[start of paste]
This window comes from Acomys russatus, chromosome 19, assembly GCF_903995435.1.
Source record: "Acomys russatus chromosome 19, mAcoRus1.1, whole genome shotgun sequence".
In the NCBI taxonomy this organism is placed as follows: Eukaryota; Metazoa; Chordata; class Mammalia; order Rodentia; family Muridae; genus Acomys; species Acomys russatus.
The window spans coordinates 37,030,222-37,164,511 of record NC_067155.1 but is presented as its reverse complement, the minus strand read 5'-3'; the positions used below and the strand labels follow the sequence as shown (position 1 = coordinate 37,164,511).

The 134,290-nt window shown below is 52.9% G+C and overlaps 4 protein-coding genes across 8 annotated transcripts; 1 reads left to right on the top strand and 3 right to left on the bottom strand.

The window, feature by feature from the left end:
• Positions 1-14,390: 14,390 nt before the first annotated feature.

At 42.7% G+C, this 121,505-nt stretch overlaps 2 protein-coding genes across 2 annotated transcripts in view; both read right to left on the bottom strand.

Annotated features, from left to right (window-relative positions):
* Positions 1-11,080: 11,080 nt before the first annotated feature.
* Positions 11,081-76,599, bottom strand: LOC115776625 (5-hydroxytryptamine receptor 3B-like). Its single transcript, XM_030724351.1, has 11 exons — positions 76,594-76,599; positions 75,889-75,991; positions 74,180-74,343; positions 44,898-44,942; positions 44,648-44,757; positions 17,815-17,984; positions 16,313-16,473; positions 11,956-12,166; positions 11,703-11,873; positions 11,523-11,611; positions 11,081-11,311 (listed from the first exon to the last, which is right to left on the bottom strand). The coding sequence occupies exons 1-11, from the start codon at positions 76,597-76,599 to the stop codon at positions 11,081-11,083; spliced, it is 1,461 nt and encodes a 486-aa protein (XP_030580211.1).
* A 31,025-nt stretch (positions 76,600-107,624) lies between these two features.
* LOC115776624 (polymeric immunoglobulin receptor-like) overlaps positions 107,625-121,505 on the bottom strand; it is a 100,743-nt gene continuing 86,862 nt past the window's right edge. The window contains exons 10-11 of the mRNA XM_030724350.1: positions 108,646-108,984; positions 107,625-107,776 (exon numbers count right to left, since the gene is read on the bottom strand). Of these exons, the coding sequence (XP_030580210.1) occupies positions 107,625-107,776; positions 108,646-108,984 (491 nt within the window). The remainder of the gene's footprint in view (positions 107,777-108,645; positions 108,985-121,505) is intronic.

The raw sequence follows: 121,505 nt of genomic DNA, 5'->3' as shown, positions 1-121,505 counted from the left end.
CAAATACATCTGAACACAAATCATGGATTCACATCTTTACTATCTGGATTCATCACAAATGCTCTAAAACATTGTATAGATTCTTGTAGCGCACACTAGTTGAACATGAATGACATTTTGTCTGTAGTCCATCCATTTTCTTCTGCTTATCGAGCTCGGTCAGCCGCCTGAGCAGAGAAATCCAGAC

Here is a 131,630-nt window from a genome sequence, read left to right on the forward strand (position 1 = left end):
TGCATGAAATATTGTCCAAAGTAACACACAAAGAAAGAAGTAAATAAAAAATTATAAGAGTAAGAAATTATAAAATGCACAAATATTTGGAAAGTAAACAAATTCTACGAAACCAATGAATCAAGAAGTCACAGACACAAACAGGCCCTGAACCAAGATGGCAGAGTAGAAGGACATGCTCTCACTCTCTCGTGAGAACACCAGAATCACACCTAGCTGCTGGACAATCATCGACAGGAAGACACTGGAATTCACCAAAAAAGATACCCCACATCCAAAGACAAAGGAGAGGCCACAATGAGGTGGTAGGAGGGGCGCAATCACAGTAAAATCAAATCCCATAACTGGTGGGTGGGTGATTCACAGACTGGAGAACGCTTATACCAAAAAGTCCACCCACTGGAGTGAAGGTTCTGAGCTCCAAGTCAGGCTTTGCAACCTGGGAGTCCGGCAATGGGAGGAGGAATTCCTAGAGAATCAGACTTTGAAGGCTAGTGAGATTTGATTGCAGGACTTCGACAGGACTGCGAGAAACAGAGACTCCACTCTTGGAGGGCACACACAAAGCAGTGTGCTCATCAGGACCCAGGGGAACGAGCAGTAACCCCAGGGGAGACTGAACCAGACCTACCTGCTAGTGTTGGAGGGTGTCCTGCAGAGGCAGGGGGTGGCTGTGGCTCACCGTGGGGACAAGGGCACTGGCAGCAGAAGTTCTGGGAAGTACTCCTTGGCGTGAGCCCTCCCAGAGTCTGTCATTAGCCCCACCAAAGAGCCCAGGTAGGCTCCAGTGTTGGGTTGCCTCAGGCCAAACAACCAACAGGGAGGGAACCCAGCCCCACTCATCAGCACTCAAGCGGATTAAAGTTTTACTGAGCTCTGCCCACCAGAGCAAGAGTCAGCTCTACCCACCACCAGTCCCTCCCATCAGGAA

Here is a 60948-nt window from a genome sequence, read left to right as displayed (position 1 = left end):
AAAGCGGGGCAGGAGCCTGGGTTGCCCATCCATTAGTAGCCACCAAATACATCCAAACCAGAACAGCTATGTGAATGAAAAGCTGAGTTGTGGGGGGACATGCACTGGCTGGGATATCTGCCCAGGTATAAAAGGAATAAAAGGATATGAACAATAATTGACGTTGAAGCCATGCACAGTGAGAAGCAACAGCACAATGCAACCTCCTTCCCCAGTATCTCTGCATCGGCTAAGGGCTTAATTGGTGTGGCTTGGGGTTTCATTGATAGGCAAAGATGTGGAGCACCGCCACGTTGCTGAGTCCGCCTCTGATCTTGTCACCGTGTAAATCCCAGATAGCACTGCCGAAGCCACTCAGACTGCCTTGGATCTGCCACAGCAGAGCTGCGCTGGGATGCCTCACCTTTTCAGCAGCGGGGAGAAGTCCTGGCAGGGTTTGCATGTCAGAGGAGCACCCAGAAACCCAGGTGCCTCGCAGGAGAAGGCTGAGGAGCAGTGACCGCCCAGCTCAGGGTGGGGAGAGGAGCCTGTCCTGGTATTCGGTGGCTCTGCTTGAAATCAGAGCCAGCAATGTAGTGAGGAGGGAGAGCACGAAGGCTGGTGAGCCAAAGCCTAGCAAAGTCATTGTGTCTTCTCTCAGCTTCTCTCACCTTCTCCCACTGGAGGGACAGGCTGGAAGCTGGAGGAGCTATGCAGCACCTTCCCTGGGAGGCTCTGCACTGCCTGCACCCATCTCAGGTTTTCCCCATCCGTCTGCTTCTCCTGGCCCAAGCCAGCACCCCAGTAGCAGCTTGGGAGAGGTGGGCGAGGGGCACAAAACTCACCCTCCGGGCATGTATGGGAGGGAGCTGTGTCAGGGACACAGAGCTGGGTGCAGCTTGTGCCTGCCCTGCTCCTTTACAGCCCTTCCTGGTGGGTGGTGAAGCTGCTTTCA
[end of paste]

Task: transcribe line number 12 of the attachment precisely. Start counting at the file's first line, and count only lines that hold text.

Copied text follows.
* A 31,025-nt stretch (positions 76,600-107,624) lies between these two features.